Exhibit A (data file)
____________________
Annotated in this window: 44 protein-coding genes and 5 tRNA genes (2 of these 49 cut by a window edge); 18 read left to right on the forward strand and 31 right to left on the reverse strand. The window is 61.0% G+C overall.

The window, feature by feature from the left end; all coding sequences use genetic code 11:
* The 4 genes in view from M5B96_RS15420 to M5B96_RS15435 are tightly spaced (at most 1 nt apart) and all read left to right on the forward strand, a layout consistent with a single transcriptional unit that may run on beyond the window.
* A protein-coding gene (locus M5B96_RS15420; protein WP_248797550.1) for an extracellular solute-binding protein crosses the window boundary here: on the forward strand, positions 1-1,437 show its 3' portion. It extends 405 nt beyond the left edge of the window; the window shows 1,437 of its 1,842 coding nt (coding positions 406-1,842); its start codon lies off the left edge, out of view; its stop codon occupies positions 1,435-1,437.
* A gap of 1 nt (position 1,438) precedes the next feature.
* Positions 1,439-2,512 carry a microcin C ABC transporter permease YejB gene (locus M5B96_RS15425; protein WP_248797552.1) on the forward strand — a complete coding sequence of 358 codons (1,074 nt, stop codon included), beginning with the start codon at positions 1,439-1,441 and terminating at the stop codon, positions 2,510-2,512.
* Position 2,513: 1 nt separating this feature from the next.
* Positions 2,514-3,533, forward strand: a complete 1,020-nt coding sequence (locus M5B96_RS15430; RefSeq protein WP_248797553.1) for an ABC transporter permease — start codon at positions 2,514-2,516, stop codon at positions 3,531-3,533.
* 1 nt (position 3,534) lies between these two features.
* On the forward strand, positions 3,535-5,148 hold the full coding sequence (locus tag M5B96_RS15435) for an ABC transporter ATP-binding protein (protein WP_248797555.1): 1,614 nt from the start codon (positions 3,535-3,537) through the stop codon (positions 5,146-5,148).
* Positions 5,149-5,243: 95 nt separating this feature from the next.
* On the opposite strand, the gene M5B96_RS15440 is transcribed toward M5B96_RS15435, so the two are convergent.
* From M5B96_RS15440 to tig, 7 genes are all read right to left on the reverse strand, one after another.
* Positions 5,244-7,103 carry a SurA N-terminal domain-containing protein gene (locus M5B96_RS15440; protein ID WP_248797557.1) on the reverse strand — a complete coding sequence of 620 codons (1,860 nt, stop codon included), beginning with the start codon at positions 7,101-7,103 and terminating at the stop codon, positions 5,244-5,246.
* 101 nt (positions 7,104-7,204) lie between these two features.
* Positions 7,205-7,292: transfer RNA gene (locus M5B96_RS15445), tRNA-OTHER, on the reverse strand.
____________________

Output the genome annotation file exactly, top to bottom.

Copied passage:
Annotated in this window: 44 protein-coding genes and 5 tRNA genes (2 of these 49 cut by a window edge); 18 read left to right on the forward strand and 31 right to left on the reverse strand. The window is 61.0% G+C overall.

The window, feature by feature from the left end; all coding sequences use genetic code 11:
* The 4 genes in view from M5B96_RS15420 to M5B96_RS15435 are tightly spaced (at most 1 nt apart) and all read left to right on the forward strand, a layout consistent with a single transcriptional unit that may run on beyond the window.
* A protein-coding gene (locus M5B96_RS15420; protein WP_248797550.1) for an extracellular solute-binding protein crosses the window boundary here: on the forward strand, positions 1-1,437 show its 3' portion. It extends 405 nt beyond the left edge of the window; the window shows 1,437 of its 1,842 coding nt (coding positions 406-1,842); its start codon lies off the left edge, out of view; its stop codon occupies positions 1,435-1,437.
* A gap of 1 nt (position 1,438) precedes the next feature.
* Positions 1,439-2,512 carry a microcin C ABC transporter permease YejB gene (locus M5B96_RS15425; protein WP_248797552.1) on the forward strand — a complete coding sequence of 358 codons (1,074 nt, stop codon included), beginning with the start codon at positions 1,439-1,441 and terminating at the stop codon, positions 2,510-2,512.
* Position 2,513: 1 nt separating this feature from the next.
* Positions 2,514-3,533, forward strand: a complete 1,020-nt coding sequence (locus M5B96_RS15430; RefSeq protein WP_248797553.1) for an ABC transporter permease — start codon at positions 2,514-2,516, stop codon at positions 3,531-3,533.
* 1 nt (position 3,534) lies between these two features.
* On the forward strand, positions 3,535-5,148 hold the full coding sequence (locus tag M5B96_RS15435) for an ABC transporter ATP-binding protein (protein WP_248797555.1): 1,614 nt from the start codon (positions 3,535-3,537) through the stop codon (positions 5,146-5,148).
* Positions 5,149-5,243: 95 nt separating this feature from the next.
* On the opposite strand, the gene M5B96_RS15440 is transcribed toward M5B96_RS15435, so the two are convergent.
* From M5B96_RS15440 to tig, 7 genes are all read right to left on the reverse strand, one after another.
* Positions 5,244-7,103 carry a SurA N-terminal domain-containing protein gene (locus M5B96_RS15440; protein ID WP_248797557.1) on the reverse strand — a complete coding sequence of 620 codons (1,860 nt, stop codon included), beginning with the start codon at positions 7,101-7,103 and terminating at the stop codon, positions 5,244-5,246.
* 101 nt (positions 7,104-7,204) lie between these two features.
* Positions 7,205-7,292: transfer RNA gene (locus M5B96_RS15445), tRNA-OTHER, on the reverse strand.